By Dr. Paul Freedenberg,
For Manufacturing Technology
Republicans may find 2006 is a tough year. One reason is that parties in power traditionally lose congressional seats in the sixth year of a presidency. In addition, some of the economic indicators are worrisome.
Optimists, however, point to economic numbers favoring the incumbents. For example, the economic growth rate over the past two years has averaged a healthy 3.8 percent. In addition, that growth is likely to continue at a 3.5 percent clip during 2006 despite the slowdown to 1.1 percent that occurred in the last quarter of 2005. Job growth also has continued unabated for more than two years. This economic recovery was aided by historically low interest and inflation rates that persisted despite record increases in energy prices. In fact, while the Democrats preach gloom and doom, manufacturing output in the United States remains at an all-time high.
So why the gloomy mood among potential voters? One reason is that median real wages and median family incomes have actually stagnated for the last five years. Many Americans have even seen their incomes fall. The recovery in manufacturing has failed to translate into sufficient numbers of well-paying jobs. Often high-paying manufacturing jobs were replaced by lowpaying retail jobs. Moreover, although job growth is steady, it is at a historically low level compared to other periods of economic recovery.
Thus, despite apparent prosperity, many Americans feel uneasy.
The go-go days of the '90s are definitely over.
How will this mood affect politics? Despite the continuing good news about manufacturing output, polls indicate people are concerned about outsourcing. The troubles at major corporations such as United Airlines, General Motors and Ford create additional unease. When Americans look at their government, there is a growing concern that the current trade deficit of more than $700 billion and the domestic budget deficit of $400 billion are the result of fiscal irresponsibility. Moreover, Congress appears to be doing little to reverse these massive shortfalls.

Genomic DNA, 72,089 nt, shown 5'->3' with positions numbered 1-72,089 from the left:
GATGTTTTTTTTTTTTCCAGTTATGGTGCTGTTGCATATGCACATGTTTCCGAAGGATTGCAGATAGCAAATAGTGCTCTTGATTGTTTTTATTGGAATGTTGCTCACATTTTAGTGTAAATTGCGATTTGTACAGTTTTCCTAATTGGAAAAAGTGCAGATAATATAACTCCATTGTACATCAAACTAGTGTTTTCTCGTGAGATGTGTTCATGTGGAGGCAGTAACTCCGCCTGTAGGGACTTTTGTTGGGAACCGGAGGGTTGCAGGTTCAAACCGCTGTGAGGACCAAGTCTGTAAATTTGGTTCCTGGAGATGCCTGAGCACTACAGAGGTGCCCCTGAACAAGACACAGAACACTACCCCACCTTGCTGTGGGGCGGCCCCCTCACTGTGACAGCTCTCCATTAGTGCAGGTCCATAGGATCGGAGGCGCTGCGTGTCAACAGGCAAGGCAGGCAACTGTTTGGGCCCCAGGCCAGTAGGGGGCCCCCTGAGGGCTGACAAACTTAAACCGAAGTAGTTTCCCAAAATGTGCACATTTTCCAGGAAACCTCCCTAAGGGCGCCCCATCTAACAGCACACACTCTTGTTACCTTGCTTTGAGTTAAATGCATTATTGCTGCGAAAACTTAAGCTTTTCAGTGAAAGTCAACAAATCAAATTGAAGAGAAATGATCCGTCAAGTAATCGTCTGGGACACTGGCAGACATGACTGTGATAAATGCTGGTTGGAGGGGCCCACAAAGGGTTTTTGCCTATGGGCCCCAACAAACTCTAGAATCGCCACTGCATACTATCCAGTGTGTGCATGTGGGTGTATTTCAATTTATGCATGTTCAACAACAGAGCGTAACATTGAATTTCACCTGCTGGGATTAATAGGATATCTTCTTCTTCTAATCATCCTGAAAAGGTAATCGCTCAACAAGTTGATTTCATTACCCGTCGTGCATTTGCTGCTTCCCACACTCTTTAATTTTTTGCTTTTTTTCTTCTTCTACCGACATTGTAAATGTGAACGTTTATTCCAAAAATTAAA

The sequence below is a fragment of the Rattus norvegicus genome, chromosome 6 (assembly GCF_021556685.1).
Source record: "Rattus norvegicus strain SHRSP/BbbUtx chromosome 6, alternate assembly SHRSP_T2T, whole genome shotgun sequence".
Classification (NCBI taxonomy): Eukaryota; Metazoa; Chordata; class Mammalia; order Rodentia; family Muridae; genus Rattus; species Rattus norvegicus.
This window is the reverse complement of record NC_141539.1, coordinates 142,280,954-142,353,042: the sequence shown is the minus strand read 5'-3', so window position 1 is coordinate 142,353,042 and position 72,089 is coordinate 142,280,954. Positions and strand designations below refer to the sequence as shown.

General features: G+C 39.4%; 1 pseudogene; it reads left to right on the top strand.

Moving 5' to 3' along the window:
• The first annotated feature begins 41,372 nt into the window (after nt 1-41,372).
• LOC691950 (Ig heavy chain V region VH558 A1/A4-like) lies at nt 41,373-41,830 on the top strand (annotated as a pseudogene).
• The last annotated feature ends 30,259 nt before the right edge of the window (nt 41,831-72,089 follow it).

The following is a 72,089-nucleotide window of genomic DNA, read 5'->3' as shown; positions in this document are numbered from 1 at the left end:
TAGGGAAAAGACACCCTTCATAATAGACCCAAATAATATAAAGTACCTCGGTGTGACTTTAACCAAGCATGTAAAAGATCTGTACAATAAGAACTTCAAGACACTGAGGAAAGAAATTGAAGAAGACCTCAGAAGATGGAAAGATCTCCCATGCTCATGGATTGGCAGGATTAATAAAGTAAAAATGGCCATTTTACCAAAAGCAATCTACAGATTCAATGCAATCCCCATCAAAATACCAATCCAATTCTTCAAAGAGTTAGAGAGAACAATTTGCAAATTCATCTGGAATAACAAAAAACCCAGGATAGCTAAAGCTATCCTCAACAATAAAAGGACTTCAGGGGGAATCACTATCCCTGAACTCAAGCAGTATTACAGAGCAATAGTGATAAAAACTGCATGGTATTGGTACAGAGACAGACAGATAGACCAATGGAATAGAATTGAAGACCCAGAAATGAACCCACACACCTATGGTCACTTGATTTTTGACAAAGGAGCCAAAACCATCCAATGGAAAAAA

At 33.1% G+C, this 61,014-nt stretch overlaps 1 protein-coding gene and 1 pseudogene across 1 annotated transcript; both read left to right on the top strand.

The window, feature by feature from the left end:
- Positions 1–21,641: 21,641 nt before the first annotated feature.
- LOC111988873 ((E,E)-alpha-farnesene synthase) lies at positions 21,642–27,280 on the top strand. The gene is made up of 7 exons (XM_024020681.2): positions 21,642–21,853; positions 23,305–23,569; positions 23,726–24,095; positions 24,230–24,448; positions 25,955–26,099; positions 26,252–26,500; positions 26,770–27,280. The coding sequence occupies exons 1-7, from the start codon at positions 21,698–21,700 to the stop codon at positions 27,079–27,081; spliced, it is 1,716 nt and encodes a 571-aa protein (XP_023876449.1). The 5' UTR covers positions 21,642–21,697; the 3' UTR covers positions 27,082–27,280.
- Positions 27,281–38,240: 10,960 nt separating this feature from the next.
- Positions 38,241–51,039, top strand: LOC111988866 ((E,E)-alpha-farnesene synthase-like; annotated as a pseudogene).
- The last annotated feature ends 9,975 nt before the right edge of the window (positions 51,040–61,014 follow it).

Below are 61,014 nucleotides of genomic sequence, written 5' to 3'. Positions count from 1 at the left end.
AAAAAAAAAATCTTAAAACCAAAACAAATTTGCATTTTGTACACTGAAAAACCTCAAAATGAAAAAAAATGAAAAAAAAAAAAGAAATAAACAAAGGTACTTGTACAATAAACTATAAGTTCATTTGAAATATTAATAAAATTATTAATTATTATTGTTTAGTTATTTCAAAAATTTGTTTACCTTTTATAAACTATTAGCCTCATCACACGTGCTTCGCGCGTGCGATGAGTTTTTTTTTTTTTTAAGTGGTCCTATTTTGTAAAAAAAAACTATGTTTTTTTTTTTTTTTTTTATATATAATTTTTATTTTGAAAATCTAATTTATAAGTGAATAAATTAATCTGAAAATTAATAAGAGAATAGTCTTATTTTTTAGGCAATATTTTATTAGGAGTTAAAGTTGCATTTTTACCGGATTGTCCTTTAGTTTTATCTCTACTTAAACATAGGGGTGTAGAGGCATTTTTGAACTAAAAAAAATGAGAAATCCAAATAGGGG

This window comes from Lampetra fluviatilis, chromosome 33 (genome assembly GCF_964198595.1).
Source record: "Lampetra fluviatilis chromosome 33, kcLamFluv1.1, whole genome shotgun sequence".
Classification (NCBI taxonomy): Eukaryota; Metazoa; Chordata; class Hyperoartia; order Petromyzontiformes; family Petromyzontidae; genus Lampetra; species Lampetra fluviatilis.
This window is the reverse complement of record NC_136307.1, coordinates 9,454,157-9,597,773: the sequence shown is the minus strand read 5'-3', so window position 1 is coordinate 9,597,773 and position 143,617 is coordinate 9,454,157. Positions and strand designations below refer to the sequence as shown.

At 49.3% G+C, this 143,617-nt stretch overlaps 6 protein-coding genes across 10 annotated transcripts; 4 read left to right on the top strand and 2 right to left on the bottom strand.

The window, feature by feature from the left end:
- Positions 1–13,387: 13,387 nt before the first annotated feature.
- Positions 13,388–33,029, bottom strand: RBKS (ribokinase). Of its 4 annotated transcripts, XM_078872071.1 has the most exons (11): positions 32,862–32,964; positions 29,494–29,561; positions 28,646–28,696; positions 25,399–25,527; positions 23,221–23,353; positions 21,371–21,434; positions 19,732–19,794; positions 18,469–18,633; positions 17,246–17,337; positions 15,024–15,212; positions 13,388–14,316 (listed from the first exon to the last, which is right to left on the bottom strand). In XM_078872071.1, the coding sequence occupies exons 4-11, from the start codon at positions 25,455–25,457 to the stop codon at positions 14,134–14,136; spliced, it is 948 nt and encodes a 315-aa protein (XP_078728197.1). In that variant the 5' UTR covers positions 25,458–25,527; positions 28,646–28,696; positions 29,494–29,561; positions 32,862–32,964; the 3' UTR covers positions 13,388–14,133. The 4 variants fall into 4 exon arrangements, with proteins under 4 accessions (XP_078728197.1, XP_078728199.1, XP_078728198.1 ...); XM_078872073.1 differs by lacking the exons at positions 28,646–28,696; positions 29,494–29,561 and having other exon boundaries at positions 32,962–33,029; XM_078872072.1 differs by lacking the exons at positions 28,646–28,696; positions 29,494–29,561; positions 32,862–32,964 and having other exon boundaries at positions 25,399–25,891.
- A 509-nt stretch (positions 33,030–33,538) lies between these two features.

Finally, the new Medicare drug benefit, which should have been welcomed as a boon to cash-strapped senior citizens, has been portrayed by the media as a colossal administrative mess giving the president and his party an image of incompetence, rather than compassion.
What can be done about these problems prior to the fall elections? Obviously, Republicans, with control of both houses of Congress, need to produce a budget that does something dramatic to gain control over spending and the rising deficit. Because 2006 will be the first full year of the Medicare drug benefit, it will be particularly tough to reduce outlays. But the trend line of the fiscal deficit has to begin to point downwards. The American people will not tolerate continued fiscal irresponsibility.
The manufacturing sector, as well as core Republicans, would respond well to tax reforms that enhanced growth and competitiveness. These reforms need not lead to further deficits if proper adjustments are made to other parts of the tax code. The last recession was caused by a reduction in investment. The key to future growth and prosperity depends on increasing investment in the U.S. economy. It is up to the President and his Republican colleagues in Congress to lead the way. The American people expect no less.
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